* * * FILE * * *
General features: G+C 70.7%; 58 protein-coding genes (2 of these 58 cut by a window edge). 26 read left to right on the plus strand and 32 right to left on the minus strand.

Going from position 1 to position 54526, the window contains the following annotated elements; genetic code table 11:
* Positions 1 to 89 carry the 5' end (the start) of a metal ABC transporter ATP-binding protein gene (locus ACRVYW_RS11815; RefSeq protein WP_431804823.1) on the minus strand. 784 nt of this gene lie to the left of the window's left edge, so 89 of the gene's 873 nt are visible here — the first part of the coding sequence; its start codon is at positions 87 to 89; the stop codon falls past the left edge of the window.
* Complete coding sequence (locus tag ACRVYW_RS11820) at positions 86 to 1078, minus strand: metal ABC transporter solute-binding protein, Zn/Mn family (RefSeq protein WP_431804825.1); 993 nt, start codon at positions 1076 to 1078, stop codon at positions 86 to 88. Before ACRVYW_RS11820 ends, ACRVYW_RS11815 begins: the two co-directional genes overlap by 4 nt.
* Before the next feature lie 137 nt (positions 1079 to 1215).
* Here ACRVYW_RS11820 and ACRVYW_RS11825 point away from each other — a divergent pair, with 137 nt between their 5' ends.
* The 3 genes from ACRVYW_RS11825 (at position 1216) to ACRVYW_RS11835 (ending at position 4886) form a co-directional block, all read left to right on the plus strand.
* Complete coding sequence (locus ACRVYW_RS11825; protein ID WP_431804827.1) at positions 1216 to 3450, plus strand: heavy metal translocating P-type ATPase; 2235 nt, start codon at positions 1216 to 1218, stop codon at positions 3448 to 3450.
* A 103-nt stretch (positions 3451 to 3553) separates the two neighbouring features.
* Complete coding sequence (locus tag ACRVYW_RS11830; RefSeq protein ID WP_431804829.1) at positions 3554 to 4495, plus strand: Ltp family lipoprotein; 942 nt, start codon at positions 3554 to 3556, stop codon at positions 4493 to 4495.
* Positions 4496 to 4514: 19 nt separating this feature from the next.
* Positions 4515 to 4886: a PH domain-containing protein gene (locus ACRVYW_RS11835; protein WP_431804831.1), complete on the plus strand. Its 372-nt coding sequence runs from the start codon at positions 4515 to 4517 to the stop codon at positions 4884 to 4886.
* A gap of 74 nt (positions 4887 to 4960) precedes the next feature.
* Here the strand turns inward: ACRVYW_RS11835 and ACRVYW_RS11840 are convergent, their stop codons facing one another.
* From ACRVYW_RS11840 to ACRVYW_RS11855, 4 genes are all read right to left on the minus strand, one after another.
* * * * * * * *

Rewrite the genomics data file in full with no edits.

General features: G+C 70.7%; 58 protein-coding genes (2 of these 58 cut by a window edge). 26 read left to right on the plus strand and 32 right to left on the minus strand.

Going from position 1 to position 54526, the window contains the following annotated elements; genetic code table 11:
* Positions 1 to 89 carry the 5' end (the start) of a metal ABC transporter ATP-binding protein gene (locus ACRVYW_RS11815; RefSeq protein WP_431804823.1) on the minus strand. 784 nt of this gene lie to the left of the window's left edge, so 89 of the gene's 873 nt are visible here — the first part of the coding sequence; its start codon is at positions 87 to 89; the stop codon falls past the left edge of the window.
* Complete coding sequence (locus tag ACRVYW_RS11820) at positions 86 to 1078, minus strand: metal ABC transporter solute-binding protein, Zn/Mn family (RefSeq protein WP_431804825.1); 993 nt, start codon at positions 1076 to 1078, stop codon at positions 86 to 88. Before ACRVYW_RS11820 ends, ACRVYW_RS11815 begins: the two co-directional genes overlap by 4 nt.
* Before the next feature lie 137 nt (positions 1079 to 1215).
* Here ACRVYW_RS11820 and ACRVYW_RS11825 point away from each other — a divergent pair, with 137 nt between their 5' ends.
* The 3 genes from ACRVYW_RS11825 (at position 1216) to ACRVYW_RS11835 (ending at position 4886) form a co-directional block, all read left to right on the plus strand.
* Complete coding sequence (locus ACRVYW_RS11825; protein ID WP_431804827.1) at positions 1216 to 3450, plus strand: heavy metal translocating P-type ATPase; 2235 nt, start codon at positions 1216 to 1218, stop codon at positions 3448 to 3450.
* A 103-nt stretch (positions 3451 to 3553) separates the two neighbouring features.
* Complete coding sequence (locus tag ACRVYW_RS11830; RefSeq protein ID WP_431804829.1) at positions 3554 to 4495, plus strand: Ltp family lipoprotein; 942 nt, start codon at positions 3554 to 3556, stop codon at positions 4493 to 4495.
* Positions 4496 to 4514: 19 nt separating this feature from the next.
* Positions 4515 to 4886: a PH domain-containing protein gene (locus ACRVYW_RS11835; protein WP_431804831.1), complete on the plus strand. Its 372-nt coding sequence runs from the start codon at positions 4515 to 4517 to the stop codon at positions 4884 to 4886.
* A gap of 74 nt (positions 4887 to 4960) precedes the next feature.
* Here the strand turns inward: ACRVYW_RS11835 and ACRVYW_RS11840 are convergent, their stop codons facing one another.
* From ACRVYW_RS11840 to ACRVYW_RS11855, 4 genes are all read right to left on the minus strand, one after another.